United states

Federalism Timeline

  • Articles of Confederation

    Articles of Confederation
    These articles increased the state powers because that is what it generally promoted. It didn't provide for a strong executive system, it showed fears of having one central government. These articles weakened the federal government because with this document they basically didn't have the power to do anything.
  • Elastic Clause or Necessary and Proper Clause

    Elastic Clause or Necessary and Proper Clause
    This clause allowed more power to be allocated to the federal system because it made them have more power to make legislative in their favor, as long as it was deemed necessary and proper. This clause was feared by the people because they felt as though it gave Congress too much power.
  • Constitutional Convention

    Constitutional Convention
    This increased federal power because much of the constitution states the powers that the federal system would have that is why some states disagreed with it because they felt as though they wouldn't have all the rights promised to them. This increased the struggle between state and federal because the states were trying to be equal with the national system but that wasn't an ideal plan and wouldn't work out because one system needed supremacy or there would be a constant struggle for power.
  • 10th Amendment

    10th Amendment
    The 10th amendment are the powers that are reserved to the states or to the people. This increased the state powers because it says that the federal government only has powers specifically granted in the Constitution, the states don't have those limitations.
  • McCulloch v Maryland

    McCulloch v Maryland
    This court case was important because it dealt with the national bank and whether or not the Maryland bank could tax the national bank. This was found to be unconstitutional because the national bank has the supremacy to the Maryland bank, therefore, power cannot go in the opposite direction. This increased federal power because it stated that states did not have the right to tax the national bank and that the federal government was supreme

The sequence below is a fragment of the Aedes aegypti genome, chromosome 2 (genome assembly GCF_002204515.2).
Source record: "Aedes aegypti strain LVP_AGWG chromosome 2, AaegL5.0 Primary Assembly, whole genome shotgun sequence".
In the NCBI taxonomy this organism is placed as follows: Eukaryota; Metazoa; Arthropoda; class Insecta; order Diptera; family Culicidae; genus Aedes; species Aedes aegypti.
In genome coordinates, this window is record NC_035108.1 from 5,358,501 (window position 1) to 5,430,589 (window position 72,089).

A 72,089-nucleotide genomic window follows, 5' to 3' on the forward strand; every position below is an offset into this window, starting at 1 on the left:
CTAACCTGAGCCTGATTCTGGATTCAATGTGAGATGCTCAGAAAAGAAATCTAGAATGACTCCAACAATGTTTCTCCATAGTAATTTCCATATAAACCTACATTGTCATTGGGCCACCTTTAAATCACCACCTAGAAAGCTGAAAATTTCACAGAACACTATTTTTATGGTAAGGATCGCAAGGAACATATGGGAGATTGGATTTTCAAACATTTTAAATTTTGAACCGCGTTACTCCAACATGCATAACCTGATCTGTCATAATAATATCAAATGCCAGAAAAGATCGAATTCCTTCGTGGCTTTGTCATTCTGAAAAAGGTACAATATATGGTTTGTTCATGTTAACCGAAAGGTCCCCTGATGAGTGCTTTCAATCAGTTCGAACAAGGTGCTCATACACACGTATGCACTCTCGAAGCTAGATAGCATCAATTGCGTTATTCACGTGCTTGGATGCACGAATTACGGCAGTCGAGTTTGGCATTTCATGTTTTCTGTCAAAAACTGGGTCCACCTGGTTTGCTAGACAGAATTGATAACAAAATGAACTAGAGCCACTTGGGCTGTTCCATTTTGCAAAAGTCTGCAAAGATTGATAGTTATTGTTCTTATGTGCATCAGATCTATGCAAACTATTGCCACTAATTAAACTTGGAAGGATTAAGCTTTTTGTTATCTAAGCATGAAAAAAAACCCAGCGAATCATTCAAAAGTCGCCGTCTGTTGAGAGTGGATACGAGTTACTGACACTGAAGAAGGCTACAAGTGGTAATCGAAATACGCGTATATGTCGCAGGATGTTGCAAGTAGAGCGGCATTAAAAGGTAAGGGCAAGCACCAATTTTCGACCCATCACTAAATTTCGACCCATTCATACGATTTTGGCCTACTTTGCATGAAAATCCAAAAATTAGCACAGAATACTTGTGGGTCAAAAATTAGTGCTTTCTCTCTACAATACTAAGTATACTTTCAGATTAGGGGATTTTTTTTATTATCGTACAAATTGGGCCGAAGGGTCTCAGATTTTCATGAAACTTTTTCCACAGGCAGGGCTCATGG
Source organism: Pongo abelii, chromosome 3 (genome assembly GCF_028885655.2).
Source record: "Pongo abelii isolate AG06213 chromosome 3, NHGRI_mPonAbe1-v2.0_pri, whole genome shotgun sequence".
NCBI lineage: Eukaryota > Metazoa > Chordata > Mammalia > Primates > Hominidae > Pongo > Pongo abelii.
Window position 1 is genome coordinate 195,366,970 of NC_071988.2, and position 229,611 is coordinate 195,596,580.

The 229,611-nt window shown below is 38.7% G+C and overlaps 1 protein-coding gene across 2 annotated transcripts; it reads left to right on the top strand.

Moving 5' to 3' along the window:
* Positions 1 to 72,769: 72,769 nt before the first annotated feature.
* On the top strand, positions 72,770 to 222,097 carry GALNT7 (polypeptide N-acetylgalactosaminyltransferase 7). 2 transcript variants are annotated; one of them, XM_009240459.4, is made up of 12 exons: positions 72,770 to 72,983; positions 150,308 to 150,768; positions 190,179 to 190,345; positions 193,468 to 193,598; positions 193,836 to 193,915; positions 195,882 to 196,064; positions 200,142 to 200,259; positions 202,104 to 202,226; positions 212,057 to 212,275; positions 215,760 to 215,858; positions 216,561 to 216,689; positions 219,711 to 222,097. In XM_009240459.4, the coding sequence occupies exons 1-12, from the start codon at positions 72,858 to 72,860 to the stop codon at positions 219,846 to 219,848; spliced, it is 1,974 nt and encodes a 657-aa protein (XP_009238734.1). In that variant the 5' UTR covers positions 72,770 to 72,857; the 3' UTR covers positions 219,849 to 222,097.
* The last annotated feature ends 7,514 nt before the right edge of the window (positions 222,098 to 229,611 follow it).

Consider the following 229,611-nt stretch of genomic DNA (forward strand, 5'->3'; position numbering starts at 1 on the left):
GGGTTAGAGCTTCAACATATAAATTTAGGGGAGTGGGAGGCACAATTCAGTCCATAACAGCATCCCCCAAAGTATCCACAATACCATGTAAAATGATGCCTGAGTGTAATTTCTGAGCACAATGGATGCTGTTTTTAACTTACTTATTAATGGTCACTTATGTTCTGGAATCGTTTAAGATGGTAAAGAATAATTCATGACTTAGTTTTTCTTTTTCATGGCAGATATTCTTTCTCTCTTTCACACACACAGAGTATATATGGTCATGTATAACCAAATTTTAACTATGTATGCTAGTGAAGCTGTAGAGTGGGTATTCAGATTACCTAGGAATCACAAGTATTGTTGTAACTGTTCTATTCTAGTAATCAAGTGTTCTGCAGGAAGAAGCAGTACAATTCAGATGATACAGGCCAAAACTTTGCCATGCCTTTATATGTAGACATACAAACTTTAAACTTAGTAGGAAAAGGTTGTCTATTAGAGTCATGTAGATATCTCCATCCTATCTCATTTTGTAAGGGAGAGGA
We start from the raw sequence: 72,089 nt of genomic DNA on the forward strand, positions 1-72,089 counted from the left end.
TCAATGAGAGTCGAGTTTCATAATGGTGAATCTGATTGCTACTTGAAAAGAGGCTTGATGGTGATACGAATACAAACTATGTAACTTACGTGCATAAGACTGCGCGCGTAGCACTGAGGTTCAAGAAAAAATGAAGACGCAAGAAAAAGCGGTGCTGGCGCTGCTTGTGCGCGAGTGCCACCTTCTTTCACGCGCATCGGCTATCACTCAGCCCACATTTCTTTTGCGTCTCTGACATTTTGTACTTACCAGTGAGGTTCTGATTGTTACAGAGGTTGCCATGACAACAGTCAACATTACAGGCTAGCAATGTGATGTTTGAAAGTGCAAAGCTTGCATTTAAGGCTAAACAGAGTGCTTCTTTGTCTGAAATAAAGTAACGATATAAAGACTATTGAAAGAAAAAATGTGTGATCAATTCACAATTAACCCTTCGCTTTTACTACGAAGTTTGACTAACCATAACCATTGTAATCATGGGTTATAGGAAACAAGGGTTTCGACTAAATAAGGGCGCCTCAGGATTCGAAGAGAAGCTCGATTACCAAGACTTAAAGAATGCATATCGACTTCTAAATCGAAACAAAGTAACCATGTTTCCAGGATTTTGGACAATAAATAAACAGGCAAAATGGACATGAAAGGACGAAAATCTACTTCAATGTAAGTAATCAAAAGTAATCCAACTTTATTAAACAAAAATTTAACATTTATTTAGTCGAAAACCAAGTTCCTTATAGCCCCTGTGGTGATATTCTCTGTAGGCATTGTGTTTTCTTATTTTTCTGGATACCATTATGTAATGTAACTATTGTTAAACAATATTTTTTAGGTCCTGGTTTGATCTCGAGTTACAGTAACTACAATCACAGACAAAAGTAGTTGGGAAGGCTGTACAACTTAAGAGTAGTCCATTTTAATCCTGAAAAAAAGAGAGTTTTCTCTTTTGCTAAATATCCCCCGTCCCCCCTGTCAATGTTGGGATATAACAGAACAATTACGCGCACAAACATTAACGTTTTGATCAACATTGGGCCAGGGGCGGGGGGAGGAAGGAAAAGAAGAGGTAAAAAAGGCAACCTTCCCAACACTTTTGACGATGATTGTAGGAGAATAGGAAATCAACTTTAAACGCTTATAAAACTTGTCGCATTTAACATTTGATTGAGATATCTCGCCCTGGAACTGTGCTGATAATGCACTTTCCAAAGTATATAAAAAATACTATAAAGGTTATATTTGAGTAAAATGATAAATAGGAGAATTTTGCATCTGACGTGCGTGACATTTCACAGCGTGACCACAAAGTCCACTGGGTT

• Gibbons v. Ogden

    Gibbons v. Ogden
    This court hearing was important because it was an argument about whether state laws could be passed that were not in relation to federal laws. This ruling was important because it increased federal power by saying that the states could not pass legislation that was not in line with the federal laws that were already passed.
  • Civil War

    Civil War
    This increased federal power because it was basically states against each other. The federal government was able to stop it, even with all the damage that was done by the states during this time period. This increased federal power because the federal system was the one that got to decide what the overall outcome would be like. The Union winning allowed for anti-discriminatory laws to occur on the federal level.
  • 14th Amendment

    14th Amendment
    This amendment shows the federal power because this amendment basically voided the state legislatures when dealing with the citizenship of Americans. This was a big amendment because it was controversial towards the big former slave states.
  • Plessy v Ferguson

    Plessy v Ferguson
    This case argued whether the "Separate Car Act" violated the 14th amendment. The results were that it was constitutional and that segregation did not violate any constitutional laws and wasn't considered unlawful discrimination. This increased state power because they were able to practice segregation with support from the federal government. It strengthened the state power by ruling that a state could implement laws that featured separate but equal properties.